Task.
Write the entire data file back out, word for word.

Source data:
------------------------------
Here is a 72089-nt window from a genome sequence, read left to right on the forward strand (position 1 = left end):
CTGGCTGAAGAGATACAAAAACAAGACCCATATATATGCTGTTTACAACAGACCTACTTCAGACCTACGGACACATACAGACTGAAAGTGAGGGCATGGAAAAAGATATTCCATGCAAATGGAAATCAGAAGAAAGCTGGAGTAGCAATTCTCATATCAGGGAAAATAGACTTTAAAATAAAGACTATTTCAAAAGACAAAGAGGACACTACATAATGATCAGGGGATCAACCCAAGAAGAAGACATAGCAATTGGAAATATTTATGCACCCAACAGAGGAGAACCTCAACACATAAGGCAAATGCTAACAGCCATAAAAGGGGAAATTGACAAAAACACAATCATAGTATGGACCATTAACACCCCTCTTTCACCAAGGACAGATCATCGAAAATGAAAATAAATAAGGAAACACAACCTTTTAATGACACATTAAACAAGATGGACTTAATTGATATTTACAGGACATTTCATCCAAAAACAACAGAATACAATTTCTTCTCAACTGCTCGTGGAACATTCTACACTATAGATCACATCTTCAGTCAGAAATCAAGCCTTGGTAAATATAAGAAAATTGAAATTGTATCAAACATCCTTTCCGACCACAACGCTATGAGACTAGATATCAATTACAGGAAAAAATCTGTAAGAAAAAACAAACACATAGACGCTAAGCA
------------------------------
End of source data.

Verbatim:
Here is a 72089-nt window from a genome sequence, read left to right on the forward strand (position 1 = left end):
CTGGCTGAAGAGATACAAAAACAAGACCCATATATATGCTGTTTACAACAGACCTACTTCAGACCTACGGACACATACAGACTGAAAGTGAGGGCATGGAAAAAGATATTCCATGCAAATGGAAATCAGAAGAAAGCTGGAGTAGCAATTCTCATATCAGGGAAAATAGACTTTAAAATAAAGACTATTTCAAAAGACAAAGAGGACACTACATAATGATCAGGGGATCAACCCAAGAAGAAGACATAGCAATTGGAAATATTTATGCACCCAACAGAGGAGAACCTCAACACATAAGGCAAATGCTAACAGCCATAAAAGGGGAAATTGACAAAAACACAATCATAGTATGGACCATTAACACCCCTCTTTCACCAAGGACAGATCATCGAAAATGAAAATAAATAAGGAAACACAACCTTTTAATGACACATTAAACAAGATGGACTTAATTGATATTTACAGGACATTTCATCCAAAAACAACAGAATACAATTTCTTCTCAACTGCTCGTGGAACATTCTACACTATAGATCACATCTTCAGTCAGAAATCAAGCCTTGGTAAATATAAGAAAATTGAAATTGTATCAAACATCCTTTCCGACCACAACGCTATGAGACTAGATATCAATTACAGGAAAAAATCTGTAAGAAAAAACAAACACATAGACGCTAAGCA